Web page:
- Fritzi Newton
Madeline Hart vanishes without a trace while on a Corsican vacation in Daniel Silva’s new page-turner, The English Girl. As a rising star in British politics, Madeline’s disappearance is certainly troubling. But the fact that she was having a clandestine affair with Prime Minister Jonathan Lancaster—who is both married and up for reelection—adds obvious complications to the situation.
A ransom demand and accompanying video surface informing Lancaster and his close advisors they have seven days to gather ten million euros in exchange for the woman’s safe return. Given the matter’s delicacy, Gabriel Allon, Israeli spy par excellence, is recruited to assist. A recurring character in Silva’s novels, Allon is a deep, complicated, and appealing man who bears the scars of his many transgressions in the name of national security.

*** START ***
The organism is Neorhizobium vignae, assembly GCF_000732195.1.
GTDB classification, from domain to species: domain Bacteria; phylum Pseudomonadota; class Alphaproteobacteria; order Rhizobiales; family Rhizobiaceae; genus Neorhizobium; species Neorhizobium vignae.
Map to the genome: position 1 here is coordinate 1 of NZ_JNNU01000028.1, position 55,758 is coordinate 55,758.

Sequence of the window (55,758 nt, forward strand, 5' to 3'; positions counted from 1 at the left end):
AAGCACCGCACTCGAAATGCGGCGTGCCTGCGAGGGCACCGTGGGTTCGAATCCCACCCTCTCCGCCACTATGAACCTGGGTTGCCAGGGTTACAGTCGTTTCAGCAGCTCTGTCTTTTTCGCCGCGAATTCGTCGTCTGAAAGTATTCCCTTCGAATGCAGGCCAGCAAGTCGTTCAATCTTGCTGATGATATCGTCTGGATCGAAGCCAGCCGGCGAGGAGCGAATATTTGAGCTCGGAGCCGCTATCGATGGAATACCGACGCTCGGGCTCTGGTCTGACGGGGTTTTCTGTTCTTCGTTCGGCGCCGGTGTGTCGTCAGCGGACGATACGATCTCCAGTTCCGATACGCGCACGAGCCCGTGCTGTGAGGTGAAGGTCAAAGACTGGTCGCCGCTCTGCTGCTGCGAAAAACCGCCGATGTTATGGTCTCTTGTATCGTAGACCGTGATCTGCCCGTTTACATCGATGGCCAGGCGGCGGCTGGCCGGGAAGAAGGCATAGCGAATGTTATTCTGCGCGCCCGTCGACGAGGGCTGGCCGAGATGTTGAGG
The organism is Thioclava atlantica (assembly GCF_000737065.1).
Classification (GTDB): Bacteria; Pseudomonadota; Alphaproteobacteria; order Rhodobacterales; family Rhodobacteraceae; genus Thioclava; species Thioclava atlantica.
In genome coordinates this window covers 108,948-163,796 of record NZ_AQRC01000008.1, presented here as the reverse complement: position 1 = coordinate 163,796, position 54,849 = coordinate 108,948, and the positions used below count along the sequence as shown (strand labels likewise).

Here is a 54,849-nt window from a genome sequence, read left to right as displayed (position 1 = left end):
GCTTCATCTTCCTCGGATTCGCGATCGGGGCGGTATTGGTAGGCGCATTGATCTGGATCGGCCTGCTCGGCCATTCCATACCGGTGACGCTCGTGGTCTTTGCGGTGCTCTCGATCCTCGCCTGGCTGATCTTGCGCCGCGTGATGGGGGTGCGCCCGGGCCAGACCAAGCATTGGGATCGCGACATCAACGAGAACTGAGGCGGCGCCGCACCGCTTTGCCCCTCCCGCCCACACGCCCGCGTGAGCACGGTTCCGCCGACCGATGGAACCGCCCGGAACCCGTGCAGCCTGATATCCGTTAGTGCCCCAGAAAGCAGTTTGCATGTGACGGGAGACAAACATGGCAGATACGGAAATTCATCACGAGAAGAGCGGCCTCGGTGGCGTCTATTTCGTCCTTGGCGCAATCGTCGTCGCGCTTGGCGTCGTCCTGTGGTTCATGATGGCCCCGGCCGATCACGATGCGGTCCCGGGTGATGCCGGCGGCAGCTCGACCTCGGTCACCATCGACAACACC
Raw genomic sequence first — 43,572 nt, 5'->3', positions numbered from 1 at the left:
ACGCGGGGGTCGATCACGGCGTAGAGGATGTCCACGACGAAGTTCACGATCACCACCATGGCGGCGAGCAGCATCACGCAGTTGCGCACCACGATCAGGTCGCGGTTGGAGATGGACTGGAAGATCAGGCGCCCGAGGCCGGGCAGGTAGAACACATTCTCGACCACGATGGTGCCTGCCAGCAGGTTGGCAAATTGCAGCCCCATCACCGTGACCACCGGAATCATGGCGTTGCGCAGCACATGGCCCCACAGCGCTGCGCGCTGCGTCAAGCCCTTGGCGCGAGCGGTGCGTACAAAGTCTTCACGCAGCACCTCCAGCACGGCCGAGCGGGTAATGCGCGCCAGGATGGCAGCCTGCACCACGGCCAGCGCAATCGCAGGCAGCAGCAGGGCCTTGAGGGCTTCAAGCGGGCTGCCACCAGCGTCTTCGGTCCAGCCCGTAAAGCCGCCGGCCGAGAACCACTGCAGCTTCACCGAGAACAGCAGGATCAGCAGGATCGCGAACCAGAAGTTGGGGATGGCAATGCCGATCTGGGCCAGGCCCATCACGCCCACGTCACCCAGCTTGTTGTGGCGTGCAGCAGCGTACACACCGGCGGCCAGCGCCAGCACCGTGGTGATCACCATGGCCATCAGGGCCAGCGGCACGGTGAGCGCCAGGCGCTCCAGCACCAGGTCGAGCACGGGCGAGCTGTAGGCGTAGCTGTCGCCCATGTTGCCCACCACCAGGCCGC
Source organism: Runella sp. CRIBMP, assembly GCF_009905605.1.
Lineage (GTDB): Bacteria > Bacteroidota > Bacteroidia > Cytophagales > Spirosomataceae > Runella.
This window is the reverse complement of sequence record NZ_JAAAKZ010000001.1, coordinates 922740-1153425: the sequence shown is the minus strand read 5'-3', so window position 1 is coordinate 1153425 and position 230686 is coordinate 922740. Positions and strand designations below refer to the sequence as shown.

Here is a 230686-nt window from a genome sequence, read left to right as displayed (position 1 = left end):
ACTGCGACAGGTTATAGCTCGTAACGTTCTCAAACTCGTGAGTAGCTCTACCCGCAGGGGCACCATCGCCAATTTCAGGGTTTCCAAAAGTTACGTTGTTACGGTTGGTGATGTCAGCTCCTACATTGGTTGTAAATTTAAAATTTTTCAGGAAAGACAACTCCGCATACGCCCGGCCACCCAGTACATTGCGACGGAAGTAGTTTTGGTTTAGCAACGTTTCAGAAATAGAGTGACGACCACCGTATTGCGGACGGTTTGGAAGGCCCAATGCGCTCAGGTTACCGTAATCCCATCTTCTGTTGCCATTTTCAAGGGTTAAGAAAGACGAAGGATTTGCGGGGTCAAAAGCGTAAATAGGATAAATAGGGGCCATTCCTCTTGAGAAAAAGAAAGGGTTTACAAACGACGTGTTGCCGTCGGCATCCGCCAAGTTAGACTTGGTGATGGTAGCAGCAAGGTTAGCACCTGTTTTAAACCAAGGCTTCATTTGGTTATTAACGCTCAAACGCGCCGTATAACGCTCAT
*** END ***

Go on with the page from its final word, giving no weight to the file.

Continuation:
Although Allon feels it’s unwise to acquiesce to the kidnappers’ terms, he defers to the Prime Minister and agrees to deliver the ransom to a still-unnamed Russian site. Returning to Russian soil is unnerving to Allon as he had barely escaped with his life in an earlier operation. To add a further complication, his mission assistant is an accomplished assassin who had formerly attempted to kill him. Despite his promise to Lancaster, Allon is determined to expose the mastermind behind the kidnapping, as well as uncover the motive for the act.
The trail in this political thriller proves circuitous. Suffice it to say, very little is as it appears on the surface. If you’re anything like me, The English Girl will have you guessing to almost the last page.